Sunsets on Long Beach are something special – it’s a time when you get to watch the sky flare into magenta, scarlet and saffron as the strength of the sun dims past the horizon.
With grand plans to hike to Mu Koh Lanta’s lighthouse and explore some of the offbeat places nearby, the karma from our previous day’s fishing massacre got the better of us. We ended up with a flat tire on a rural road with no spare in trunk.
Turns out, the cheap bastards we rented the car from replaced the new tires with expired ones – the flat occurred from a side-wall failure since the tire was just way too damn old (meaning, I didn’t run over anything).
To make matters worse, the tire popped on a Sunday so every mechanic shop on Koh Lanta was closed for the day. So we had wait until Monday morning to purchase a new damn tire.
Fortunately, the kind and generous owner of our hotel (Mo Lanta House), picked us up after we hitchhiked to the nearest town with cell service. He even drove us the next day to the best mechanic shop on the island, Linglong, where we bought a new tire for 1,500 baht.
Unfortunately… by the time we got a tire replacement our stay on Koh Lanta was coming to an abrupt end. So we decided to grab a quick lunch at Sam Pee Nong, then head off to the car ferry as we needed to get back to Krabi’s mainland ASAP.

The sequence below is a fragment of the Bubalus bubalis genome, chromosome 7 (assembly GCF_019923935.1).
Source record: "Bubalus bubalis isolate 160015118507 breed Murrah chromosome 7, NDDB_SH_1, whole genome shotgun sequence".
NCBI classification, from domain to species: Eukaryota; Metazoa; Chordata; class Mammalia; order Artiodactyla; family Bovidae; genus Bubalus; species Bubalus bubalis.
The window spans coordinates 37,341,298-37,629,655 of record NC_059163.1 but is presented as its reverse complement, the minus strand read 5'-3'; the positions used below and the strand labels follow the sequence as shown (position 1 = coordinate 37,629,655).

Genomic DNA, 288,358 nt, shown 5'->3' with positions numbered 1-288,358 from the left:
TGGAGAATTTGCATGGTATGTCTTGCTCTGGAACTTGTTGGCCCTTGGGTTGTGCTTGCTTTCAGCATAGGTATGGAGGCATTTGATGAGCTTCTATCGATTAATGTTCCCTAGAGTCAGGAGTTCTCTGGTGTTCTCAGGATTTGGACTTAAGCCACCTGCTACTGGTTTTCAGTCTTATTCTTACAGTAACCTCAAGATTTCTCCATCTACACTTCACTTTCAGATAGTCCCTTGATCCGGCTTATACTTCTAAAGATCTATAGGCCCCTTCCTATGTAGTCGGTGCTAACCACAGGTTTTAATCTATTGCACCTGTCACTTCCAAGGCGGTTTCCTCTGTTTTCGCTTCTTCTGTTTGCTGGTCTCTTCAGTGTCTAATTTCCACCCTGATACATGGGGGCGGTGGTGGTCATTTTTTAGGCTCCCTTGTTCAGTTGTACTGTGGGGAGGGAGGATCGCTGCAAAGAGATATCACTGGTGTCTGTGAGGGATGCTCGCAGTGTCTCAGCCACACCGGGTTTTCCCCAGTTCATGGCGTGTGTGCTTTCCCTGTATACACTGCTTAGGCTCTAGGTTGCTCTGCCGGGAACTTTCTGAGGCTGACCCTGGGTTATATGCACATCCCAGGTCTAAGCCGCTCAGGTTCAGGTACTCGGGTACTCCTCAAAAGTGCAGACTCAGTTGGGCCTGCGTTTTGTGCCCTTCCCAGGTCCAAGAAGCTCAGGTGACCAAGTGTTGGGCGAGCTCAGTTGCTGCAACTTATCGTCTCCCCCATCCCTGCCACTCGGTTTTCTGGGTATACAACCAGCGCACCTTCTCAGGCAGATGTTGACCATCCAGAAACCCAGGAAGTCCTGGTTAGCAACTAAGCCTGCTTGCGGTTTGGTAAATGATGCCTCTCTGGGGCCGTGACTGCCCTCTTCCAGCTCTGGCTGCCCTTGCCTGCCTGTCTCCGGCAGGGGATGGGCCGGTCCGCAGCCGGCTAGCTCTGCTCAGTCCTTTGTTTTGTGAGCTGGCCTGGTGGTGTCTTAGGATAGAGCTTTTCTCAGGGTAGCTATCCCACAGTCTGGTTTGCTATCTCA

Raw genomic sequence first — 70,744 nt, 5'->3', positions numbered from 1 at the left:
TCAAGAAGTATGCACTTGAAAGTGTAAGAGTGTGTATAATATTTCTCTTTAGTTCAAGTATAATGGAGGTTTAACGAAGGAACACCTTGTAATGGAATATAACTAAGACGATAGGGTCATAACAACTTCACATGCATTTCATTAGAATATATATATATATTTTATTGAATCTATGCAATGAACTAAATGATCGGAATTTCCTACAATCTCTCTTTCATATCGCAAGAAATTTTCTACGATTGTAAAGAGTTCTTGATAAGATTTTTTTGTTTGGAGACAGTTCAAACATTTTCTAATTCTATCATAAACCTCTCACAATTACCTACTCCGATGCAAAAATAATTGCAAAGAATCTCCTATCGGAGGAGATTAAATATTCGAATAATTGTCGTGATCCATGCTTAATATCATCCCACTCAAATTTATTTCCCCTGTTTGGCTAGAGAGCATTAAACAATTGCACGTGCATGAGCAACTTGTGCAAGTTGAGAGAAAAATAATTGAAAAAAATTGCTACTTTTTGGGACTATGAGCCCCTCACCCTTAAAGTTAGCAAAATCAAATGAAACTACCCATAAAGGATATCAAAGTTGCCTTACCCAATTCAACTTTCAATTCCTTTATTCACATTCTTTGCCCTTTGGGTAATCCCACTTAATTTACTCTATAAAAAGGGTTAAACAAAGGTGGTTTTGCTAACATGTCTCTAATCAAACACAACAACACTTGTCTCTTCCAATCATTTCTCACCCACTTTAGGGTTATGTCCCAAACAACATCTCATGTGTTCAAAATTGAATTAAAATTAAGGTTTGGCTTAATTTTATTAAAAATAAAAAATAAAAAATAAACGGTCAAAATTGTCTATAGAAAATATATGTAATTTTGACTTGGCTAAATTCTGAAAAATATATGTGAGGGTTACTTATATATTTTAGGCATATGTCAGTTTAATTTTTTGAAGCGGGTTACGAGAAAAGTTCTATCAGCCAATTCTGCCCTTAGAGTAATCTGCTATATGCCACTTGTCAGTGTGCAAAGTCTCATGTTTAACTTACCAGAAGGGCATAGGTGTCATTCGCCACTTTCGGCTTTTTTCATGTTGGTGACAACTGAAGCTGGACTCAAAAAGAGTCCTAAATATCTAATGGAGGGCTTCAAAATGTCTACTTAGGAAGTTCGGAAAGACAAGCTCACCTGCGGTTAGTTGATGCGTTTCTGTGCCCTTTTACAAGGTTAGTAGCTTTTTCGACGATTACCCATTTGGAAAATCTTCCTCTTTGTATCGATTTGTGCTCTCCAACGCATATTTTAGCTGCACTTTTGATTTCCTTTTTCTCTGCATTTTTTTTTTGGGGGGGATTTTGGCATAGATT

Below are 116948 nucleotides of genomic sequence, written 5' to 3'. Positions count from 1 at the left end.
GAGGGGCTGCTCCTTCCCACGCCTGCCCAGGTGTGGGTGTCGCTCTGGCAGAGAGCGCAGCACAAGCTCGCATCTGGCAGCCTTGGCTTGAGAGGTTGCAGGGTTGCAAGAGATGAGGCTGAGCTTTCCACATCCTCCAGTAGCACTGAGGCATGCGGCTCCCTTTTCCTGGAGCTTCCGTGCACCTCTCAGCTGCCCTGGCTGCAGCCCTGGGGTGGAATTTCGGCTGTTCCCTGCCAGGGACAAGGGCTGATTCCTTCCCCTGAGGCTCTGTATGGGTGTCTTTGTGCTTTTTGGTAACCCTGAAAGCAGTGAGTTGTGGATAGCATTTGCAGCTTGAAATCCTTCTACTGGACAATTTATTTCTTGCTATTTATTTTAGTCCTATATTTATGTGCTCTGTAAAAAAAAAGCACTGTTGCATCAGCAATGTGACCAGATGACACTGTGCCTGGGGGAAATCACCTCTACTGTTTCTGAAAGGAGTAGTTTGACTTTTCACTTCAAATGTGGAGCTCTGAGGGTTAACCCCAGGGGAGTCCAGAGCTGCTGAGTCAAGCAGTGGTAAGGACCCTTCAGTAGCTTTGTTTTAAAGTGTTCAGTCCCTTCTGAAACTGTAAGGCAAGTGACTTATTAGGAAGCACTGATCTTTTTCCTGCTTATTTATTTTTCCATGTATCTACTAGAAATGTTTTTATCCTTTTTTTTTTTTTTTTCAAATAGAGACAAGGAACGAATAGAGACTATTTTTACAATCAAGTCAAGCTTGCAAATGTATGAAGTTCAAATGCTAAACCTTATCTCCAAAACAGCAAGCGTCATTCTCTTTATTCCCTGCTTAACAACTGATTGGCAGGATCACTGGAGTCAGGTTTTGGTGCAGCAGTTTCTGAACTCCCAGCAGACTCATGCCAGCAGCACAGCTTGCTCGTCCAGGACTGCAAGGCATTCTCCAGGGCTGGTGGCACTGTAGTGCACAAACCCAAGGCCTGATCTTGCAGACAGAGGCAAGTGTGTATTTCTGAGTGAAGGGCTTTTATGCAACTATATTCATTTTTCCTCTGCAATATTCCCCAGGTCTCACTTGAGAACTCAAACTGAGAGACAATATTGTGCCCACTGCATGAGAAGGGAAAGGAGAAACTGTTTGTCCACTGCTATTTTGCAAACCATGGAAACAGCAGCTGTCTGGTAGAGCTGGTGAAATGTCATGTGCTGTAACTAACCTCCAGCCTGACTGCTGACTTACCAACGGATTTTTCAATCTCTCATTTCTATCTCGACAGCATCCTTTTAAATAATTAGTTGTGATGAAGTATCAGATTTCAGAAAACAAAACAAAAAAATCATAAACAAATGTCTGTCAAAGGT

Our next adventure at Khao Sok National Park was awaiting us…
Where To Stay: We recommend staying as far south as possible on Koh Lanta Yai, as this is where the highest concentration of the best beaches are located. For a wallet-friendly accommodation, Mo Lanta House on Bamboo Beach is an excellent place to stay for a relaxing trip. For a more luxury getaway, Pimalai Resort and Spa is the most well-regarded on the island.
When To Visit: Koh Lanta (เกาะลันตา) is worth visiting year-round, but the best experience will be during Thailand’s high season (November – February). The clear skies and water during this time of the year will offer you the best chance at “being in paradise.” For our trip, we visited during the peak of rainy season (August) and didn’t have any issues with stormy weather – Koh Lanta has less rainfall than its neighboring islands in southern Thailand.